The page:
“How do you feel about Africa?” The question that started this whole journey for me was asked by my sweet friend Betsy. Little did I know that such an unassuming question would result in me leading a mission trip 9,000 miles away, falling in love with east Africa and ultimately walking away from a blossoming career to answer a call that had been quietly beckoning me for years.
If you haven’t yet heard: I’ve accepted a position with International Justice Mission and will be moving to Uganda in January. Yes, that Uganda. . .
The last few months have been kind of a whirlwind, so let me back up a bit. After not being accepted into the Fellows program back in January, I took a step back from my pursuit of Africa because I thought maybe God was saying that wasn’t where he wanted me to be. I feel like I’ve always received answers to prayers in absolutes: “Yes, this experience is for you. No, this person isn’t in my plan for you. I would never leave you in this moment.” So, an outright rejection led me to believe that this opportunity was not where I was supposed to be. I grieved it, gained a lesson and began to move forward in the situation where I’d been placed. In March, another friend mentioned the IJM Benefit dinner in Dallas and I knew I had to be there. IJM was in need of volunteers and I jumped at the opportunity to serve. In attending the benefit, I met so many people who are living out God’s call to seek justice. I walked away feeling hopeful about the work God is doing and wholly capable of serving with IJM. So, I applied again at the end of May and on June 23, 2015 I was officially accepted into the program.
My year in Africa will be in Gulu, Uganda. Here are the things you need to know and are probably wondering:
- Uganda is in east Africa between, Congo, Rwanda, Tanzania, Kenya, South Sudan & Lake Victoria. Gulu is in northern Uganda, a couple of hours from the Sudanese border.
- No, I’ve never been to Uganda. I went to Kenya in 2013 and have been praying for opportunities to return to east Africa ever since I came home.
- Nope! I do not know anyone in Uganda (yet!). I’ve spoken with a few of my team members, but I will be walking into an unfamiliar land to serve and build community with people I’ve not yet met.
- Is it safe in Uganda?
- Uganda is a post-conflict zone (25 year Civil War), that borders nations who are currently experiencing conflict. These conflicts generate an influx of refugees to the area. While, there have been no direct threats made against Gulu specifically, various governments have issued travel warnings against other areas in Uganda. The intrinsic risks of living in a developing nation and in a place unfamiliar to me are no greater in Gulu than any of the other places IJM could have assigned me.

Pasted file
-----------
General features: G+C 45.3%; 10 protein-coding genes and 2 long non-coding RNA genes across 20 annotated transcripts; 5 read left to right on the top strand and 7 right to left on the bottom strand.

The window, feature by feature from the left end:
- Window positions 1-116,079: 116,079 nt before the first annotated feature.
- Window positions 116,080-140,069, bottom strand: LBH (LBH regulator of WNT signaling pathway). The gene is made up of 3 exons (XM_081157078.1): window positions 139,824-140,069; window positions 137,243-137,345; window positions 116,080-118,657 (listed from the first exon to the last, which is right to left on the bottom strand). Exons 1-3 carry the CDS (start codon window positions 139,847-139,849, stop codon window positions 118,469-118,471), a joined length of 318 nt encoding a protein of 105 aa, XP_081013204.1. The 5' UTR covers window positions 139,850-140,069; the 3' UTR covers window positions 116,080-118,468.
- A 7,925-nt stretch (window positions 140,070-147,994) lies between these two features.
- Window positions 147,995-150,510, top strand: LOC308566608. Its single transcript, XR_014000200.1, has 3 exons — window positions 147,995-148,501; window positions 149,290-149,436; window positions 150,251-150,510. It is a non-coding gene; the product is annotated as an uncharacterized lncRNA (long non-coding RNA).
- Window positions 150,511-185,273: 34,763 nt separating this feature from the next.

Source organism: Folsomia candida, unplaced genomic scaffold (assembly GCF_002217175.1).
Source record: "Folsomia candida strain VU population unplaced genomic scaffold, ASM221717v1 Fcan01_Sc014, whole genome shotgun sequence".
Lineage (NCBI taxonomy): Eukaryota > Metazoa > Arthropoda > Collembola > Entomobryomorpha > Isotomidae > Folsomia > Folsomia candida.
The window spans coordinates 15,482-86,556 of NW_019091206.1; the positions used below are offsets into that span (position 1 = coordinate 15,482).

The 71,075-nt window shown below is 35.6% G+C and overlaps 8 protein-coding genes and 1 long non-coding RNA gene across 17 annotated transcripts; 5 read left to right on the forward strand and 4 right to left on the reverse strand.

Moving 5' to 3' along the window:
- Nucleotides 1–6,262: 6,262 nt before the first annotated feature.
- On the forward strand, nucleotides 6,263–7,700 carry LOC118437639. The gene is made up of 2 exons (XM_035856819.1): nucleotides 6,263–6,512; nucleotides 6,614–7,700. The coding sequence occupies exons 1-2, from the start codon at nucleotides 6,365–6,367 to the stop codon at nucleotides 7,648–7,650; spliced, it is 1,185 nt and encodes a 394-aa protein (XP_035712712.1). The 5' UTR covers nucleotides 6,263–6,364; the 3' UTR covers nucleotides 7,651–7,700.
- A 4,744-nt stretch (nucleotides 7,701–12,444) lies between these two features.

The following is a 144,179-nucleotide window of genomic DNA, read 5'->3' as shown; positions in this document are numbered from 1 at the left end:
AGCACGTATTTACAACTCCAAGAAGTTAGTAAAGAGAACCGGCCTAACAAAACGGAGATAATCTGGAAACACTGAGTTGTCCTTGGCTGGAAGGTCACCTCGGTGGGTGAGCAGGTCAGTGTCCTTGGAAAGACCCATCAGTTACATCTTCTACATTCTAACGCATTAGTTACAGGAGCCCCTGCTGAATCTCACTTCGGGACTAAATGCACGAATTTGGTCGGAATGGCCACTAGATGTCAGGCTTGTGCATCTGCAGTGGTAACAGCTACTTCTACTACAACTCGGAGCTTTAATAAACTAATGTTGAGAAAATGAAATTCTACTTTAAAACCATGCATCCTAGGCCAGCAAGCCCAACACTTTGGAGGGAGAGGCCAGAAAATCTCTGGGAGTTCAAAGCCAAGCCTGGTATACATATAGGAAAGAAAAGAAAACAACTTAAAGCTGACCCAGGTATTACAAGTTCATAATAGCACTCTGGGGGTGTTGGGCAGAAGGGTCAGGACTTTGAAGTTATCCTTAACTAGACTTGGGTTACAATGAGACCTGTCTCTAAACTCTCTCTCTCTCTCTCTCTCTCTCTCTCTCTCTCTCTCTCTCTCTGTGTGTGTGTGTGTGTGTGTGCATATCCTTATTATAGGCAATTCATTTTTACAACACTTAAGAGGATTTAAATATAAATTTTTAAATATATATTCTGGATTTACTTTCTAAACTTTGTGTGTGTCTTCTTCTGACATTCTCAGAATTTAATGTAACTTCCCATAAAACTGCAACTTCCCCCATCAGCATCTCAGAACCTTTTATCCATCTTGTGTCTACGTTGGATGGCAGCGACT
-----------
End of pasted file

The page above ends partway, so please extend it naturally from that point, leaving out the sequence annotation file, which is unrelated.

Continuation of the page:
- What will I be doing while I’m there?
- The office in Gulu, Uganda focuses on Property Grabbing practices that affect widows and orphans in the area. Read about the amazing work IJM has been doing in the region here . As a fellow, I’ll be supporting the team in Gulu as well as building partnerships with the other NGOs in the region to help advance the mission of justice.
- Am I ready for the change/opportunity/unknown?
- Ha ha, no. Of course not, but I know that I serve a God who goes before me, plans all things better than I could imagine, and uses all obstacles and opportunities to bring glory to His Kingdom. Until my departure, I’ll pray he equips me for the journey ahead and trust that he knows better.
There are many more questions to be asked and answered over the next few months. I promise to keep you in the loop as best I can until I leave.
Last, but certainly NOT least, I need to say thank you to the prayer warriors who prayed for me and supported me through the first stages of this journey. There is nothing like seeing God move through the actions of the people He places in your life. It’s just a testament to His goodness and commitment to lavishing us in unending love. Thank you all for being my calming presence, cheerleaders, sanity, delightful distractions, voices of reason, endless supply of hugs and laughter. I will get around to naming you individually (for a later entry), but for now, I love, love, love you. I’m excited to walk this journey with each and every one of you.